Elements of IBNR. IBNR comprises pure late reportings, case development on known claims, development on reopened claims, and known instances that will be presented as future claims. Case development on known claims and development on reopened claims are significant components of workers’ compensation IBNR.

For example, consider a workers’ compensation back injury. This type of injury usually is reported soon after it occurs but can easily take an adverse course if symptoms reoccur and additional surgeries are needed after a claim is initially closed. In contrast, pure late reportings represent a relatively minor category for workers’ compensation. At the end of any given year, roughly 5 to 15 percent of losses that occurred in that year will still be unknown. This percentage is significantly lower than the corresponding percentage of medical malpractice cases; more than half of malpractice losses are still unknown at the end of a typical year.

Unique characteristics. In developing loss estimations, several considerations unique to workers’ compensation should be taken into account:

• The medical inflation component of workers’ compensation losses is increasing at a faster rate than inflation of lost-time claims, and becoming a larger share of payments.
• Healthcare entities can offer treatment to their own workers at a discounted fee.
• The frequency of losses may be affected by the economy and reductions in workforce as some workers try to supplement lost income through workers’ compensation benefits.
• Structured settlements may be used as a mechanism to manage annual payments, especially for a permanent total disability.
• Workers’ Compensation Medicare Set-Aside Arrangements (WCMSAs) typically extend employer liability.
• Workers’ compensation benefits vary by state.

Actuarial estimates are based on the theory that the past is indicative of the future. When using an actuary, management should communicate to the actuary any program change that affects the timing and valuation of claim payment (e.g., paying or reserving claims quickly and a new level of conservatism versus prior slower, undervalued reserves), claim definition (e.g., when a bandage that might have been excluded previously is coded as a medical-only claim), or claim handling (e.g., changes made by a third-party administrator). In addition, the actuary should be informed of any retention change or mix in the class of workers, such as an increase in nursing exposures. Actuaries will typically give credit to a program’s own development in workers’ compensation, but when incorporating industry information, they should consider the program’s retention to avoid overstating IBNR.

For more Milliman perspective on workers’ compensation, click here.

Self-insured entities and California’s workers’ comp reforms

The California Department of Industrial Relations recently issued new actuarial report requirements and changes to the collateralization formula for self-insured workers’ compensation employers. The “emergency” regulations require every self-insurer to retain an independent actuary to prepare an estimate of its self-insured obligations as of December 31, 2012.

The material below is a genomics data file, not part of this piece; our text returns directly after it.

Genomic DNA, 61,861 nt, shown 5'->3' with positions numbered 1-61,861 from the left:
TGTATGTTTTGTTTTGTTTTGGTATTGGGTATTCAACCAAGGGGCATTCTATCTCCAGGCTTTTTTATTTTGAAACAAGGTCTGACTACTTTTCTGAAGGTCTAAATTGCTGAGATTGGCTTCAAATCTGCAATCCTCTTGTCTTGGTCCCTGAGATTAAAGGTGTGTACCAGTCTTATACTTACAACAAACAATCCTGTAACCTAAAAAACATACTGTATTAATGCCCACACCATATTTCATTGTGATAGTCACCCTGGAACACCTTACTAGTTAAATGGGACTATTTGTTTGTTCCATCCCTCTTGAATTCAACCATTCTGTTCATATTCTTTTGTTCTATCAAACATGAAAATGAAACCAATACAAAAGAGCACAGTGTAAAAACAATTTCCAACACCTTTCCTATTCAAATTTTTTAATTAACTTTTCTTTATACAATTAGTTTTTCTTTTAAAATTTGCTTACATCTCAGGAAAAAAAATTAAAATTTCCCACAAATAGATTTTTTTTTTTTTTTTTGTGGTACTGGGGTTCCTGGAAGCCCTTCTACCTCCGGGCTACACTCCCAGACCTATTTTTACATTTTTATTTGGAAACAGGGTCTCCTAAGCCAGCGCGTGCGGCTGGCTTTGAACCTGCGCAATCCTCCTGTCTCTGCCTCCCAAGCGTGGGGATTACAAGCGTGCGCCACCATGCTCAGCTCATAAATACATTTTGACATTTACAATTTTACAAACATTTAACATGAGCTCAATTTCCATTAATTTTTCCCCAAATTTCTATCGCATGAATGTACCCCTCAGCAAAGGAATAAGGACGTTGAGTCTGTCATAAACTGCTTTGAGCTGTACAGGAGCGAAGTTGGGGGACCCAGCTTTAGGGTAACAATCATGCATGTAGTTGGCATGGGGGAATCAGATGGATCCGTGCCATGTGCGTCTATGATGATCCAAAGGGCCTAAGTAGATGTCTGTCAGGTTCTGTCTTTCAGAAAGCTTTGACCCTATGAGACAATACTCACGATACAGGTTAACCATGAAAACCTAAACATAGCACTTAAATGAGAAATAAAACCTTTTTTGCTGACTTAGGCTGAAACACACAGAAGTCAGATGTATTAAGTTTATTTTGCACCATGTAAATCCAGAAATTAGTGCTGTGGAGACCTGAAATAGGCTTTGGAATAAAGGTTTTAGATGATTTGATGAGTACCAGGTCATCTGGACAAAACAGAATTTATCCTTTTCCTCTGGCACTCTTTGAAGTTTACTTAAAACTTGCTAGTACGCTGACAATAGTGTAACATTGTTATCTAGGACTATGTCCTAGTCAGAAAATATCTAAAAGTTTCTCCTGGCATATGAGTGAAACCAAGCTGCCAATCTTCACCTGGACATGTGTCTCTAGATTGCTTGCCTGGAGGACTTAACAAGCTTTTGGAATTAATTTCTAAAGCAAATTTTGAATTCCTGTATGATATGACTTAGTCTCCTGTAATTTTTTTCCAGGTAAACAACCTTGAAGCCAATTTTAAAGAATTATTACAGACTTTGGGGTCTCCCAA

The latest issue of P&C Perspectives discusses both past and present standards for securitizing unpaid self-insured workers’ compensation liabilities. The article also provides perspective regarding the required annual actuarial study. Here is an excerpt:

The requirement for an annual actuarial study applies to all qualified private self-insurers and self-insurance groups. The requirement does not apply to public entities, such as cities, counties, and other governmental entities. The actuarial study must include an analysis of all, and only, the California self-insured exposures of the self-insurer, even if California represents a relatively small portion of total operations. In addition, the actuarial report must be based on loss data and case reserved amounts as of December 31, 2012 (i.e., the same data underlying the private Self-insurer’s Annual Report).

Employers and self-insurance groups that already commission actuarial reviews of their self-insured worker’s compensation exposure may need to commission an additional report. The existing actuarial work may be used, in part, as the basis of the California analysis, but the California analysis will need to summarize the estimated loss and loss adjustment expenses (LAE) reserves as of December 31, 2012, using actual paid losses and case reserves as of December 31, 2012, for California exposures only. The estimates in the California standalone report might differ from the actuarial estimates in other analyses prepared to assist companies with their financial reporting. For example, the California standalone report will need to include all reserve components listed in the prior section, but self-insured companies do not commonly establish reserves for unallocated loss adjustment expenses (ULAE) costs. The standalone report must also present amounts net and gross of excess insurance in addition to other potential differences with existing actuarial estimates, such as the use of discounting and contingency margins.

Employers that have never had an actuarial study completed should begin to gather the data necessary to complete one. Typically, actuaries review an employer’s claims listing (ideally available at a number historical valuations) and payroll. It will also be necessary to have a summary of excess insurance policies, including carriers and limits, because the actuary must estimate claim liabilities net and gross of this coverage.

To read the entire article, click here.